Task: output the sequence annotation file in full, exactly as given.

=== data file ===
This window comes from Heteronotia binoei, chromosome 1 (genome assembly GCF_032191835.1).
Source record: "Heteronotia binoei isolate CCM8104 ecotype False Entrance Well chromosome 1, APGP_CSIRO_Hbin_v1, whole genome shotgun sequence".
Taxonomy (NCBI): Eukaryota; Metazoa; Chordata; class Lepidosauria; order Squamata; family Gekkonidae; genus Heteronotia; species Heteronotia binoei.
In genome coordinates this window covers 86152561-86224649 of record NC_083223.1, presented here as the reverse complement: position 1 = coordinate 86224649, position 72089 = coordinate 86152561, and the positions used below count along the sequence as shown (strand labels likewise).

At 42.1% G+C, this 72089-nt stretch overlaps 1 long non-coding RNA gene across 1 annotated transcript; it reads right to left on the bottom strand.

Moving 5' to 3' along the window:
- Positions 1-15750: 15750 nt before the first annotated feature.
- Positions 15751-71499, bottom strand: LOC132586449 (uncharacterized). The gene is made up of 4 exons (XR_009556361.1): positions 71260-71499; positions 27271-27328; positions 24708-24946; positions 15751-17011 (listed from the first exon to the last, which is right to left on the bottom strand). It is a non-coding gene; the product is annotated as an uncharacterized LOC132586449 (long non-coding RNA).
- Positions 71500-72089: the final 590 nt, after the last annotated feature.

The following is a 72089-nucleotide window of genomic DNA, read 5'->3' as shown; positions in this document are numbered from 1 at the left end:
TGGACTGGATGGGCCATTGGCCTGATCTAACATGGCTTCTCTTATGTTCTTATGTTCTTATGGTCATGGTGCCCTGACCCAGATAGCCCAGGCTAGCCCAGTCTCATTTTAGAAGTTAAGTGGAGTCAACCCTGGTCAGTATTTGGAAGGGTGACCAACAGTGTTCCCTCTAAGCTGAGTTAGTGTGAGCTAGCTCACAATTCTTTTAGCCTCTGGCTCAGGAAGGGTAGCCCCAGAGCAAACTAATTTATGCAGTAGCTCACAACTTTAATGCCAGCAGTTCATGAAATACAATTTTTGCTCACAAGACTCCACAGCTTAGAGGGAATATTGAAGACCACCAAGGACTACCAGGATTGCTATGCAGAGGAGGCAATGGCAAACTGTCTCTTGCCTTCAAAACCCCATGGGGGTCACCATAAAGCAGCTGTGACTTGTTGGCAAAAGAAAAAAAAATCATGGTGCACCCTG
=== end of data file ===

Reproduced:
This window comes from Heteronotia binoei, chromosome 1 (genome assembly GCF_032191835.1).
Source record: "Heteronotia binoei isolate CCM8104 ecotype False Entrance Well chromosome 1, APGP_CSIRO_Hbin_v1, whole genome shotgun sequence".
Taxonomy (NCBI): Eukaryota; Metazoa; Chordata; class Lepidosauria; order Squamata; family Gekkonidae; genus Heteronotia; species Heteronotia binoei.
In genome coordinates this window covers 86152561-86224649 of record NC_083223.1, presented here as the reverse complement: position 1 = coordinate 86224649, position 72089 = coordinate 86152561, and the positions used below count along the sequence as shown (strand labels likewise).

At 42.1% G+C, this 72089-nt stretch overlaps 1 long non-coding RNA gene across 1 annotated transcript; it reads right to left on the bottom strand.

Moving 5' to 3' along the window:
- Positions 1-15750: 15750 nt before the first annotated feature.
- Positions 15751-71499, bottom strand: LOC132586449 (uncharacterized). The gene is made up of 4 exons (XR_009556361.1): positions 71260-71499; positions 27271-27328; positions 24708-24946; positions 15751-17011 (listed from the first exon to the last, which is right to left on the bottom strand). It is a non-coding gene; the product is annotated as an uncharacterized LOC132586449 (long non-coding RNA).
- Positions 71500-72089: the final 590 nt, after the last annotated feature.

The following is a 72089-nucleotide window of genomic DNA, read 5'->3' as shown; positions in this document are numbered from 1 at the left end:
TGGACTGGATGGGCCATTGGCCTGATCTAACATGGCTTCTCTTATGTTCTTATGTTCTTATGGTCATGGTGCCCTGACCCAGATAGCCCAGGCTAGCCCAGTCTCATTTTAGAAGTTAAGTGGAGTCAACCCTGGTCAGTATTTGGAAGGGTGACCAACAGTGTTCCCTCTAAGCTGAGTTAGTGTGAGCTAGCTCACAATTCTTTTAGCCTCTGGCTCAGGAAGGGTAGCCCCAGAGCAAACTAATTTATGCAGTAGCTCACAACTTTAATGCCAGCAGTTCATGAAATACAATTTTTGCTCACAAGACTCCACAGCTTAGAGGGAATATTGAAGACCACCAAGGACTACCAGGATTGCTATGCAGAGGAGGCAATGGCAAACTGTCTCTTGCCTTCAAAACCCCATGGGGGTCACCATAAAGCAGCTGTGACTTGTTGGCAAAAGAAAAAAAAATCATGGTGCACCCTG